After beloved club executive Preston Gomez passed away in January, the season began with heartbreak when rookie pitcher Nick Adenhart was killed along with two companions (with one survivor) in a car crash hours after pitching six scoreless innings on April 8 against the A's at Angel Stadium. It left the team in emotional despair, and it wasn't until mid-June, when the club was 29-29, that it put together an offensive surge that carried the Angels to the top of the AL West.
With a strong finish, they won the division by 10 games, going 97-65. They carried momentum into the postseason and finally derailed Boston in the American League Division Series. After winning the first two games at home behind John Lackey and Jered Weaver, the Angels rallied with four ninth-inning runs, all with two out, to stun the Red Sox at Fenway Park and complete the sweep in Game 3. But the magic ran out in the Bronx in the AL Championship Series, where the Yankees won all three games at Yankee Stadium, including the finale in Game 6. The Angels took two of three at home in the series, highlighted by a dramatic Game 3 triumph in 11 innings on Jeff Mathis' walk-off double.
The offense was the story all season, ranking behind only the Yankees in runs scored with a club-record 883. The Angels' hitters set club records in batting average (.285), average with runners in scoring position (.297), hits (1,604) and RBIs (841). They set a Major League record with 11 players producing 50 or more RBIs, headed by Bobby Abreu's 103. It was the seventh year in a row Abreu, signed as a free agent before the season, drove in at least 100 runs. Kendry Morales had a breakout season at first base, hitting .306 with 34 homers and 108 RBIs to finish fifth in the MVP voting.
Jered Weaver was the leader of an injury-riddled staff with a 16-8 record and 3.75 ERA, while Brian Fuentes led the Majors with 48 saves in 55 opportunities. The Angels tied a club record with their .986 fielding percentage and led the Majors in turning 174 double plays. Shortstop Erick Aybar arrived as one of the game's premier shortstops alongside Chone Figgins, who played superbly at third base. Hunter, who missed a month along with an adductor strain, had a career year offensively while winning his ninth straight Gold Glove. Mike Scioscia was named AL Manager of the Year for the second time by the Baseball Writers' Association of America.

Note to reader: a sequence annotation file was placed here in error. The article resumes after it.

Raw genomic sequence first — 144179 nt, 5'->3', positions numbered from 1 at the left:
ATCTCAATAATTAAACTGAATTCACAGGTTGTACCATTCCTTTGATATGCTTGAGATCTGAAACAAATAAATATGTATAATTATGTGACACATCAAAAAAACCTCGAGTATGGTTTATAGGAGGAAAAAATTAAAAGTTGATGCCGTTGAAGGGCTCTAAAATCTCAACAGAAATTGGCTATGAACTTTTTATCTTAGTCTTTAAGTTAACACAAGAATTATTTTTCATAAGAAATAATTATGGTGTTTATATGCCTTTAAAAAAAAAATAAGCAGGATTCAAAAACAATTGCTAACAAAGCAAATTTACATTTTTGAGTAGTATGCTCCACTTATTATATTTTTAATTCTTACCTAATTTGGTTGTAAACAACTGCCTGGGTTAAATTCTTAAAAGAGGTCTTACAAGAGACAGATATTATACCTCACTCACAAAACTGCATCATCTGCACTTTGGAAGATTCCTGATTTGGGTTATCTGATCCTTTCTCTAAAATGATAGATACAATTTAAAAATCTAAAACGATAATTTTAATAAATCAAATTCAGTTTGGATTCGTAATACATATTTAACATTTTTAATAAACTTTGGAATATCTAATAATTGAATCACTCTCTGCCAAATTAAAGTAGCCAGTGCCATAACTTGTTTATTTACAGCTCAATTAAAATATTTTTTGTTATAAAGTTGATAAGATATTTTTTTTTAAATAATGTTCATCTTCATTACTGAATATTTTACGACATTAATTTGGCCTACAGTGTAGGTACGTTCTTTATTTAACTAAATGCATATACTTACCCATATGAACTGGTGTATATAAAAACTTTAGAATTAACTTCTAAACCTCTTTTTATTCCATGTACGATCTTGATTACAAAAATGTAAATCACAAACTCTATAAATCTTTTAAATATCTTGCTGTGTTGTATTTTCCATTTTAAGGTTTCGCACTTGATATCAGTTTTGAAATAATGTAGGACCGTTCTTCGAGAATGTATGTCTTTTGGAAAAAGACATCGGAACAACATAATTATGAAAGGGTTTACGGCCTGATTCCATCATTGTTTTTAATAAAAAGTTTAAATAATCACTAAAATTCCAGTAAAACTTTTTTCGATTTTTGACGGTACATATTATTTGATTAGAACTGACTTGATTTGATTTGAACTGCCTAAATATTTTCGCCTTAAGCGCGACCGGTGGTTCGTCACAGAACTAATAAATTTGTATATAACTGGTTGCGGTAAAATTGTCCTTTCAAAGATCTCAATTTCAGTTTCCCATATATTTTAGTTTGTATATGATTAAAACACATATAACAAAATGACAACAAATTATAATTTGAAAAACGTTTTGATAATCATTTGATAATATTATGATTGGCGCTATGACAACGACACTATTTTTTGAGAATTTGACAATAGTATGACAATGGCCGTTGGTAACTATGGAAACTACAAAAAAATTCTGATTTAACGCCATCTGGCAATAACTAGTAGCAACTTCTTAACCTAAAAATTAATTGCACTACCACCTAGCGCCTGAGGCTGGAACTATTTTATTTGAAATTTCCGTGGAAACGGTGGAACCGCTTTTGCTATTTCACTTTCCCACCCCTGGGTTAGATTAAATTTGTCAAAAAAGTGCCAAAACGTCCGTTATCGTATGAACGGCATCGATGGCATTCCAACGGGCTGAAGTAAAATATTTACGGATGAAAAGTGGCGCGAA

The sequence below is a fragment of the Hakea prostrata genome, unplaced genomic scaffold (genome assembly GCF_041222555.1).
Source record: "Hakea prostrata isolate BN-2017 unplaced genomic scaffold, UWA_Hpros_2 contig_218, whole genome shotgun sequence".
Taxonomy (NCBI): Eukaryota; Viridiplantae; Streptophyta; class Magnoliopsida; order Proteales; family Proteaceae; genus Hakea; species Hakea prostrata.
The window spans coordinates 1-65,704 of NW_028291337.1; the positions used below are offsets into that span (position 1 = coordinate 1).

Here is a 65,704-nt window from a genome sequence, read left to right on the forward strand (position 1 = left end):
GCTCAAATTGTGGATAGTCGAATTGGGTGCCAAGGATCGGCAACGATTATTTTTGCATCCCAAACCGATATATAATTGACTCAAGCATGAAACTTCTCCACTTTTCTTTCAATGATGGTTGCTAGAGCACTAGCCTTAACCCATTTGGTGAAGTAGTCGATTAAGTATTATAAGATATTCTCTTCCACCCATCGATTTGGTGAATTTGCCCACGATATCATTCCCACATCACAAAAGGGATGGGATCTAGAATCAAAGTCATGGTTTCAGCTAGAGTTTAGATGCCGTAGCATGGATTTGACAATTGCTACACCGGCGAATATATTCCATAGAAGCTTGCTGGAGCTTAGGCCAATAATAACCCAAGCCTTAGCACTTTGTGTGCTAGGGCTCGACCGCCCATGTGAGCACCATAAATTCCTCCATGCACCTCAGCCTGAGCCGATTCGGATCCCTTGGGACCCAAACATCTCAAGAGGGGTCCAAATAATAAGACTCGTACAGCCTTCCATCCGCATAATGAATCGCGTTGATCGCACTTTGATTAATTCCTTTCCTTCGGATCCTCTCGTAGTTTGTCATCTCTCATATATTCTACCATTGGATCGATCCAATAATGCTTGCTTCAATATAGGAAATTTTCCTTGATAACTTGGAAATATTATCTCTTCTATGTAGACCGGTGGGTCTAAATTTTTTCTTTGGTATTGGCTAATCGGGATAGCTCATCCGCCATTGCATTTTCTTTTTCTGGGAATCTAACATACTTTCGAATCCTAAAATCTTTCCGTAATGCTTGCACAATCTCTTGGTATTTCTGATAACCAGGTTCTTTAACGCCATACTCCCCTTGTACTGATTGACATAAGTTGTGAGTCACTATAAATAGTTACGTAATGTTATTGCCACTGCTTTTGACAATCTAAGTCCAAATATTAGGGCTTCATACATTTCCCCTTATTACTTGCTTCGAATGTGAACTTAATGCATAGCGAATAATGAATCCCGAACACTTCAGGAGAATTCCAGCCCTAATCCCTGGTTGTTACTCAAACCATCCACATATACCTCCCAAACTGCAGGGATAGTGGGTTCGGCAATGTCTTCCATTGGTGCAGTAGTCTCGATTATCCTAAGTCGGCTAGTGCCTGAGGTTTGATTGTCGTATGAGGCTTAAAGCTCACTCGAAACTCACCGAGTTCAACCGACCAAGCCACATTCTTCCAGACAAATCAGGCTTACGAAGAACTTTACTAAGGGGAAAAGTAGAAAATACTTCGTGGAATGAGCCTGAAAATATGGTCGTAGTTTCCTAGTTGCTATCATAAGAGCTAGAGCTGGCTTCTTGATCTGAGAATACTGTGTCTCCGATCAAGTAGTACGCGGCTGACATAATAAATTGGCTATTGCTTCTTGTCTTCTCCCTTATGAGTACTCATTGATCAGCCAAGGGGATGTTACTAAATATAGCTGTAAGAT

Champions of the American League West for three consecutive seasons and five of the past six, the Angels fell on hard times, finishing 80-82 and in third place. It was the club's worst record since 2003. Almost everything that could go wrong did go wrong. There were injuries to key personnel throughout the season, but none rivaled the impact of Kendry Morales' loss on May 29 in arguably the freakiest injury in franchise history.
Leaping on home plate after a game-winning grand slam against Seattle at Angel Stadium, Morales landed awkwardly on his left foot and stayed down as teammates stood frozen in disbelief. Morales - fifth in the AL Most Valuable Player balloting in 2009 -- was taken to a nearby hospital where X-rays revealed a fracture in the lower left leg. A surgical procedure ended his season. The loss of his booming bat and meticulous glove work at first base proved devastating.
There were other losses along the way - starters Scott Kazmir early and Joel Pineiro later, catcher Jeff Mathis, relievers Matt Palmer, Brian Stokes and Jason Bulger, infielders Maicer Izturis and Erick Aybar. The offense took flight briefly in June, when the team went 18-9, but a 9-17 July collapse was followed by mediocrity for the balance of a frustrating season. The starting pitching, with Dan Haren arriving in a late July swap with Arizona, remained top-notch. Jered Weaver and Ervin Santana were consistently superb. The bullpen was erratic, with closer Brian Fuentes dealt to Minnesota at the non-waiver Deadline. The defense also had its ups and downs, and the offense sputtered all season long.
It was a season of resilience, resourcefulness and, at the end, disappointment. After rallying late in the summer following a walk-off home run by rookie Mark Trumbo to beat the Rangers at Angel Stadium, the Angels fell short in their bid to overhaul Texas, which claimed the American League West title for the second year in a row. The Angels, losing their final three-game series to the Rangers, finished 10 games off the pace with 86 wins.
The Angels were not without their stars - and All-Stars. Ace Jered Weaver, on the way to career bests in wins (18), earned run average (2.41) and innings pitched (235 2/3), started the All-Star Game for the American League in Phoenix and pitched one scoreless inning. Second baseman Howard Kendrick and rookie closer Jordan Walden joined Weaver on the AL roster and appeared in the game.
Dan Haren matched his career high with 16 wins and authored a 3.17 ERA in 238 1/3 innings. Ervin Santana, the third wheel in a potent rotation, produced the ninth no-hitter in franchise history on July 27 in Cleveland. Walden became a force as the rookie closer with 32 saves, and Scott Downs and Hisanori Takahashi were solid in setup roles.
Shortstop Erick Aybar claimed his first Rawlings Gold Glove, and center fielder Peter Bourjos, right fielder Torii Hunter and Haren also were Gold Glove finalists. Trumbo finished second in the AL Rookie of the Year balloting, leading the club with 29 homers and 87 RBIs, and was MLB.com's choice as the team's Performer of the Year. Bourjos was the Breakout Player of the Year and Weaver was named Pitcher of the Year by MLB.com.